On Halloween night Emmett and I went to the opera for the first time ever. We live very near the Seattle Opera house, which is in Seattle Center with the Space Needle, Pacific Northwest Ballet, Repertoire Theater, Science Museum and the Monorail. We often see fancy pedestrians in tuxedos and vintage fur walking around the area at 7 p.m. and we always say “bet they’re going to the opera.” Even though they could totally be going to the ballet or theater. No, the opera is the place you can bust out your floor length mink, your semi-legal red coral necklace, your shimmering cummerbund and no one bats an eye.
We enjoy listening to opera music quite a lot. Who needs Lord of the Rings when you can get the original epic set to breathtaking music by Wagner? And in terms of contemporary opera, Emmett’s eyes mist over when listening to John Adams’ Nixon in China. But we’ve never been to the opera mainly because it is prohibitively expensive. Not only do you need to acquire a floor length mink, nose bleed tickets in the mezzanine are over $100 each. This Halloween we deviously pounced on half price tickets to none other than Don Giovanni. What more perfect Halloween opera is there? Don Giovanni is called “Mozart’s bad boy” (which I can’t even type with a straight face) because he’s the Italian Don Juan whose lusty prowling lands him a dinner date with the devil and an invitation to hell in a very spooky and fiery final scene. I am able to give you this summary because graciously there were English subtitles above the stage.
It’s famous Mozart music you know and love set as a comedy with gorgeous singing and hilarious over-the-top delivery. It was perfect for this Halloween, a Friday night after a long week during which Emmett was sick and I was pretending not to be. We got there a little early to people-watch which is something you do both on Halloween and at the opera separately but together it became a next-level social experience. Never having been to the opera, I couldn’t have known that masquerade is a default opera theme. It’s totally fine if you want to wear a lot of velvet and hold up a feathery mask at the opera. On Halloween we had full costumes, Renaissance dresses with bustles that wouldn’t fit in the aisles, and further mixing the themes, we had some zombie Brünhildes with bloody face make up.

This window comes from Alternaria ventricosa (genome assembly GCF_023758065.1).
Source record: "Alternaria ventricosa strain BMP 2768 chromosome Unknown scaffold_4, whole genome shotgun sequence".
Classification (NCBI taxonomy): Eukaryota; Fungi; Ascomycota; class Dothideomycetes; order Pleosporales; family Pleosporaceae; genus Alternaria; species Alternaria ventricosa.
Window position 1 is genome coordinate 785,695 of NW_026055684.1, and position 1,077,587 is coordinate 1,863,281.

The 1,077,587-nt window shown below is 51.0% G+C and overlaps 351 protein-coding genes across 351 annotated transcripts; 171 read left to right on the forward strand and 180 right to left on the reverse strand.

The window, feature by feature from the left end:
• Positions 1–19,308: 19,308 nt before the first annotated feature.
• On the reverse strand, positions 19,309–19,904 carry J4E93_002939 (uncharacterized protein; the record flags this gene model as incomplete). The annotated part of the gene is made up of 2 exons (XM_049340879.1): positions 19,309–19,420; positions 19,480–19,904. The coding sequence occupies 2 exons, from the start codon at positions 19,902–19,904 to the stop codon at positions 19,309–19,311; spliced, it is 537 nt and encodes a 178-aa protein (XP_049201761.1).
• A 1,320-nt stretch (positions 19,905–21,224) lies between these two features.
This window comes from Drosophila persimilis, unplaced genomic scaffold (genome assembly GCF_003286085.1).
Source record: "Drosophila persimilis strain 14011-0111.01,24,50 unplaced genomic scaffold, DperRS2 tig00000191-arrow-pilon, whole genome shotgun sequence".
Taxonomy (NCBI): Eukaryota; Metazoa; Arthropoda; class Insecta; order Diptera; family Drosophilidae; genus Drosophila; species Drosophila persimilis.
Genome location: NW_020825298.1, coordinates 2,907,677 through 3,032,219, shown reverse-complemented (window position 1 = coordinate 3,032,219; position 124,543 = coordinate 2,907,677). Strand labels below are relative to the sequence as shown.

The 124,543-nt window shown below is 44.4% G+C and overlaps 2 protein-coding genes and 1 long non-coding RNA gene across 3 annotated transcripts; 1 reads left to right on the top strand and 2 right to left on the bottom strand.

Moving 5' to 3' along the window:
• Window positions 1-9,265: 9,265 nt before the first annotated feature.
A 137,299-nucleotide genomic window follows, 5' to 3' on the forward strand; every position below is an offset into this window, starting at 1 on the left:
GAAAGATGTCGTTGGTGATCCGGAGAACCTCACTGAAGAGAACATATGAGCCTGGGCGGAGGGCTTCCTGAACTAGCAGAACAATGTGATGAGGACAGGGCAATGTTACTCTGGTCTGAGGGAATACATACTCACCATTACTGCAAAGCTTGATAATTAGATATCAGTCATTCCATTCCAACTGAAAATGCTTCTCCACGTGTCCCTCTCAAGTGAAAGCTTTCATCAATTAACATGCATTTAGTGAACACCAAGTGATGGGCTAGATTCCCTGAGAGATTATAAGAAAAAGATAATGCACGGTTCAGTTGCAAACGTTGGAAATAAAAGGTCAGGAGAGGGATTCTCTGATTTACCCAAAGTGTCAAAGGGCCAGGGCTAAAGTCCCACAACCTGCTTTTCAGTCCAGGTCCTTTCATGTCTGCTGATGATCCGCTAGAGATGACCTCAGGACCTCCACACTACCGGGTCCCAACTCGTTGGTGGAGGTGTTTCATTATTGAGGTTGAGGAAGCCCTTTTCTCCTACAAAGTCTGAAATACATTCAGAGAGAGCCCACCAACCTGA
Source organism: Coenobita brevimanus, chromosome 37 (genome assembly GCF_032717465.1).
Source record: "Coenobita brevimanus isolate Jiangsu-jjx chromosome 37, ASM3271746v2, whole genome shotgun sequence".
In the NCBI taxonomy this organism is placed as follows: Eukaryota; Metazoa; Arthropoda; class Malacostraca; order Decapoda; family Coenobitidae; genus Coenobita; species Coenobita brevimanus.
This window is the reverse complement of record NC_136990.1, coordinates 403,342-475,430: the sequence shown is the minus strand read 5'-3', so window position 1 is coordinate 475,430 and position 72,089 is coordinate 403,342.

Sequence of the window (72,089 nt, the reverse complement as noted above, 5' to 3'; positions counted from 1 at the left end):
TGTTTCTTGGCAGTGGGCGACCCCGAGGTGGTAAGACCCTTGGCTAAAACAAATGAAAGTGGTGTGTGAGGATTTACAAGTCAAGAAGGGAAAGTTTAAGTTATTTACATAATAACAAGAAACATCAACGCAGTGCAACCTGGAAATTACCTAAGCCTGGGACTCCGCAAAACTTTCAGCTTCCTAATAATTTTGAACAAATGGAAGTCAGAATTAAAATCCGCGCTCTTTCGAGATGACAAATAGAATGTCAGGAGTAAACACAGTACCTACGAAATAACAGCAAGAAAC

I’m told that seeing a good production of a Mozart opera ranks as a bucket list item, even at their maddeningly slow 18th century pace. The plot you can deliver in a sentence, but the appeal is in the music and how the libretto supports it. You can see in later operas, even in Wagner’s 19th century opuses, that the music is still masterful but it fully shares the stage with plot and lyrical complexities not seen earlier. Seeing Don Giovanni at the Seattle Opera on Halloween was a surreal initiation into a world in which we don’t belong — we shared wine out of a plastic water bottle we brought into the theater, tell no one — but to which we will definitely return.
(Featured image and larger below because it’s so beautiful I wanted to show the whole thing: Renoir’s La Loge, 1874)